8. If you had a video production team at your disposal charged with making a daily video for this audience, what would be the new information they would share with the world in a video, if they made one every everyday?
    • This is the first question in my standard framework for starting the video automation conversation, I can do a ton of heavy lifting programmatically, so the more I know about what's new and fresh and shareworthy, the better a feel I can have for our starting point at customizing an automation instance for their ongoing content creation.
  9. If you had a magic carpet that you could use to show the audience things that are otherwise hard to explain, what would be we showing them that they couldn’t see any other way?
    • Every video project offers an opportunity to visualize something for the audience that’s otherwise hard to do. You could show up on the day with a camera and shoot b-roll of people walking and talking and pointing and clicking, OR you could go into the project with a better sense of visualizing their value drivers in a uniquely useful way. Seize the opportunity to understand the many intangible or conceptual approaches to defining the client’s value for their audience.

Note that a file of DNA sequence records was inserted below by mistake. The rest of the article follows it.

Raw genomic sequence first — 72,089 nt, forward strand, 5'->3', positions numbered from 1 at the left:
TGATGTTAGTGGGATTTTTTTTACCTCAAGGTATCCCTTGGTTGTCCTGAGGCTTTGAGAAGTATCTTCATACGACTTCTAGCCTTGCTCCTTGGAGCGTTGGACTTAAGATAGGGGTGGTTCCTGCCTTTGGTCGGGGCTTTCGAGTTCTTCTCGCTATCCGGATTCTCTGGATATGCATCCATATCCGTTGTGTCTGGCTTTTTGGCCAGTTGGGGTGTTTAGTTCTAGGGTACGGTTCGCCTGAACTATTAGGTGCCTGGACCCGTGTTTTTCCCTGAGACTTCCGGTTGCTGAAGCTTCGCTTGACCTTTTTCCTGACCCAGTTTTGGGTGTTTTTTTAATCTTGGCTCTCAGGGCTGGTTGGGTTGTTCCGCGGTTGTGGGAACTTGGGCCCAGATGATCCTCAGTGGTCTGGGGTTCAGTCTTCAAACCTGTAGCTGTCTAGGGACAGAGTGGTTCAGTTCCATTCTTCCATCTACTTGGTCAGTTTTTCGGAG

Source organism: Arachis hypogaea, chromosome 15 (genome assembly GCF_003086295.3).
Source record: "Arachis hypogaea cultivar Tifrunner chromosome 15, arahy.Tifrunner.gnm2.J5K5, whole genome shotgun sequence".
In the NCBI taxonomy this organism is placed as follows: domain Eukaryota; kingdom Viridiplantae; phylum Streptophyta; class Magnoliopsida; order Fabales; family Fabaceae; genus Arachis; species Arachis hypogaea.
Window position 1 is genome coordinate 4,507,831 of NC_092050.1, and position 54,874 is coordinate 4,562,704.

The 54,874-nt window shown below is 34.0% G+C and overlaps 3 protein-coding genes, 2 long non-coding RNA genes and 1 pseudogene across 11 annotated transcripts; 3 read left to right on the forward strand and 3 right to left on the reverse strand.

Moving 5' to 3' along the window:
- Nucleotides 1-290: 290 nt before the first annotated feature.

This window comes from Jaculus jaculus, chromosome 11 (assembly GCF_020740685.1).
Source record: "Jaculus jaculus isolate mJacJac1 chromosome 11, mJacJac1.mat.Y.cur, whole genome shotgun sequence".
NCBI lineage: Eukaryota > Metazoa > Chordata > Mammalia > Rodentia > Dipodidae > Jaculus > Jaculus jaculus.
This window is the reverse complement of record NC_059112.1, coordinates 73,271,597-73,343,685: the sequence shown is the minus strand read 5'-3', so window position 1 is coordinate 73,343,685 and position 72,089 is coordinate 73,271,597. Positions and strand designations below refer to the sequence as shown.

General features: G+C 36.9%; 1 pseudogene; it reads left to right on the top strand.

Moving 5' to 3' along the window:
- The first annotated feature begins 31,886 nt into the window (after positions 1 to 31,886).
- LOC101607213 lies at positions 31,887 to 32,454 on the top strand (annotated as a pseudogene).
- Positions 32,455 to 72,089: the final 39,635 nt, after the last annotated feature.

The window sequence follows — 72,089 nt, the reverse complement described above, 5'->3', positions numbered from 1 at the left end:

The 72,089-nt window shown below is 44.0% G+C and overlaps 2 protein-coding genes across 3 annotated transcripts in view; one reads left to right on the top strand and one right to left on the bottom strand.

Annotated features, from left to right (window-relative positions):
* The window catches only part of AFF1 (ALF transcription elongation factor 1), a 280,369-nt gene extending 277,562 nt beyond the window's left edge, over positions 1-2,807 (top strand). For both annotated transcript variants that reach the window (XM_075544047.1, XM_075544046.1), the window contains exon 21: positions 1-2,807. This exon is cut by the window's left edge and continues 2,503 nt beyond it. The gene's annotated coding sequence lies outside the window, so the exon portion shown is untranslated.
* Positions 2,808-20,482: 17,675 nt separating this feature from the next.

10. You’ve come to us with an idea for what you need, why is that the right one?
    • Bringing it back full circle to where we started. At this point, if you've made an impresssion  most people will answer with, “well we don’t really know, that’s why we came to you”. Which is kind of an eject button of sorts that could potentially prohibit us from capturing their deep expertise in the concept I deliver. The open ended nature of the question is intentional, and is designed to get them talking about their why again, from a different angle,  to help you hear one more time what their top priorities are.
If you haven’t institutionalized a video kickoff process, the bare bones necessity is to get them talking about their business/topic of expertise. You’ll learn a lot, and when you get good at fostering this early conversation with genuine curiosity and compassion for their pain points you’ll discover that the right direction will often fall out of the sky and right into your lap. If it's quite different from what they thought they needed, you've been successful.